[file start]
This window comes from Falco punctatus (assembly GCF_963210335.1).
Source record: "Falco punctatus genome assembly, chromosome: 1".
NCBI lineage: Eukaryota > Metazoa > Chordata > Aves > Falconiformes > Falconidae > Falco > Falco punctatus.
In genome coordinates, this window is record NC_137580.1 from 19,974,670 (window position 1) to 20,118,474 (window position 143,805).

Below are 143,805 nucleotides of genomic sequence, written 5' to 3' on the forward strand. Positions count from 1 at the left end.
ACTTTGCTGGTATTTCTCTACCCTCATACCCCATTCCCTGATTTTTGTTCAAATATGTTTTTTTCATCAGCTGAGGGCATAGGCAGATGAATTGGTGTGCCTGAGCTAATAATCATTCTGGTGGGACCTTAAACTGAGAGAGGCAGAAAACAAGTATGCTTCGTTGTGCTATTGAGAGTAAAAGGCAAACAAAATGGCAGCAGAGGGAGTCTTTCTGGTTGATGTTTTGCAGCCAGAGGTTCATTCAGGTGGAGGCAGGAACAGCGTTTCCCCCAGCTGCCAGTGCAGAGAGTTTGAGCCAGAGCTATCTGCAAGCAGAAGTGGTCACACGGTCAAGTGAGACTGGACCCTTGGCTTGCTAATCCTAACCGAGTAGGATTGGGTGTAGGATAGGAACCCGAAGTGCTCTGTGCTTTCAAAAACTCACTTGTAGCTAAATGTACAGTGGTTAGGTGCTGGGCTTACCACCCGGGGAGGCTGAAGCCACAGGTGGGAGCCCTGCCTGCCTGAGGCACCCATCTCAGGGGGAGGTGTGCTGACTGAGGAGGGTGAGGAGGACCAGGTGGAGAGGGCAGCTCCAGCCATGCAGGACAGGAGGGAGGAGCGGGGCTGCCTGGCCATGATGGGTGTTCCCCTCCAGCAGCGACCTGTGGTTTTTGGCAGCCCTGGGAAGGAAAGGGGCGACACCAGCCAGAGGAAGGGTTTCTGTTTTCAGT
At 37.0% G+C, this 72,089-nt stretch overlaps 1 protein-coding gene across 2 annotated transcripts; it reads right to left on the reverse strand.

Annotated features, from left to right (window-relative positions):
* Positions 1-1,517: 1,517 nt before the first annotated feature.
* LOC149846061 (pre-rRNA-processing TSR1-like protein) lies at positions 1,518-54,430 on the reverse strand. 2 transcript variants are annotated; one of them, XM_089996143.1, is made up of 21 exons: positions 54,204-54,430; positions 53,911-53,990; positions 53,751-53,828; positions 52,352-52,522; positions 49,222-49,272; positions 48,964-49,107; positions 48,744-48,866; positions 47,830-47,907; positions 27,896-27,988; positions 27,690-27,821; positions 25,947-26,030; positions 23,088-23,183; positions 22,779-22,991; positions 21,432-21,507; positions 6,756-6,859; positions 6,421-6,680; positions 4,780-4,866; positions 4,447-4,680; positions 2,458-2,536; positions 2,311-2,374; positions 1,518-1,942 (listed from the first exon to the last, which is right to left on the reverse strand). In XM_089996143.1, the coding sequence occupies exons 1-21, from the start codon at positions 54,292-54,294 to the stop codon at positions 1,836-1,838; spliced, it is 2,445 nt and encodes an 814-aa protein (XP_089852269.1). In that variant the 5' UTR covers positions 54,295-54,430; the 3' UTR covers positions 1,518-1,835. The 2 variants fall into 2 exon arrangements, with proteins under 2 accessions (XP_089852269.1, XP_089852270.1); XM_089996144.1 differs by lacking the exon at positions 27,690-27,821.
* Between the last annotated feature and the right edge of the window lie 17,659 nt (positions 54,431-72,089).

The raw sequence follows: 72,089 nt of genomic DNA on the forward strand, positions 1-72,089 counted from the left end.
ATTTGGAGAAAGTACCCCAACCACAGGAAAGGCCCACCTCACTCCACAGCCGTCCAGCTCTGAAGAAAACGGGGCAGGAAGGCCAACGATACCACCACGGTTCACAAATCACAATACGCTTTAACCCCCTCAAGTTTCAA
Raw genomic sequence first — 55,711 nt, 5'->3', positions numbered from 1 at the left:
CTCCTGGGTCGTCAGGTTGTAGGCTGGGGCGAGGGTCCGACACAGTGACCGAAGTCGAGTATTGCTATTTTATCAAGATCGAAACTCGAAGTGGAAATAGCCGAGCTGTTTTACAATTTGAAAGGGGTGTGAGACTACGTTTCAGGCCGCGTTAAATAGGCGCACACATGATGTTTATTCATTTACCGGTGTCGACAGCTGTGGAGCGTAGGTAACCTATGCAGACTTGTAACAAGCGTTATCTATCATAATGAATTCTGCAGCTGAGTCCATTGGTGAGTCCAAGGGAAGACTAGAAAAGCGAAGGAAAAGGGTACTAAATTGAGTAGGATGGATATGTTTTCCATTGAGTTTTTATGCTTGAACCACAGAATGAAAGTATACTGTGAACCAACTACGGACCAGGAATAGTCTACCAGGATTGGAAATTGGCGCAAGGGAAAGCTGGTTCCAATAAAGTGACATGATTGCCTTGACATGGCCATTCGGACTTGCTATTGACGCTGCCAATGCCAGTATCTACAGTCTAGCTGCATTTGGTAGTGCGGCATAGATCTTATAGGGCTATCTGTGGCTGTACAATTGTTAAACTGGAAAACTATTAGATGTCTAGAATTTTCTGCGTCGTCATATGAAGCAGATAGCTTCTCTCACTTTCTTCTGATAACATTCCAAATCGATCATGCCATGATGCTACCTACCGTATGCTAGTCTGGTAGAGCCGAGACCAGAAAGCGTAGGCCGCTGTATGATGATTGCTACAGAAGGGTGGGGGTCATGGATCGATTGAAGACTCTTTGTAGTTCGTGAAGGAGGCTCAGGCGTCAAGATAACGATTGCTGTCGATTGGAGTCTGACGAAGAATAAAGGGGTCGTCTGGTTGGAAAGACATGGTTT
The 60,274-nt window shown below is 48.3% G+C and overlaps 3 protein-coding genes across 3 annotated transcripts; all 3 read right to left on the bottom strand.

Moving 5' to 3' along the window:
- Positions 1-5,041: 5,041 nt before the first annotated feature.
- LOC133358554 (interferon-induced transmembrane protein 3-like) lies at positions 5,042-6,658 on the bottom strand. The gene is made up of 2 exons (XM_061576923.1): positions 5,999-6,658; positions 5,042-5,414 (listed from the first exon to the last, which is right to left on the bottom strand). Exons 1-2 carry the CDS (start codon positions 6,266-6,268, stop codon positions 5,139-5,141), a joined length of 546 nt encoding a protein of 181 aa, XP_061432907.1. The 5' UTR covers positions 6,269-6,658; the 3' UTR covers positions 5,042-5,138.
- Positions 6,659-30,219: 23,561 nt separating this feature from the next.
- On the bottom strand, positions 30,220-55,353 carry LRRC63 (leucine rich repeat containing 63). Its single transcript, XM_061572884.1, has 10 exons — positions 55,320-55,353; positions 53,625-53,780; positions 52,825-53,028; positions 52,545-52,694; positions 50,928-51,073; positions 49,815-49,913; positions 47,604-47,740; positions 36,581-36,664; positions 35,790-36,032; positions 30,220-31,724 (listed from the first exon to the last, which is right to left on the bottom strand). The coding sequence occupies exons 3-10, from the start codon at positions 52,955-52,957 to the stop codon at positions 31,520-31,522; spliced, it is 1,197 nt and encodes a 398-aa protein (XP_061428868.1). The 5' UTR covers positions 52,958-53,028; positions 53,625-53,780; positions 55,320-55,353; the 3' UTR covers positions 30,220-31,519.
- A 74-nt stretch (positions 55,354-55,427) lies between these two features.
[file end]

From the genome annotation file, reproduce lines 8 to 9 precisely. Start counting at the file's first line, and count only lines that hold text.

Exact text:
Annotated features, from left to right (window-relative positions):
* Positions 1-1,517: 1,517 nt before the first annotated feature.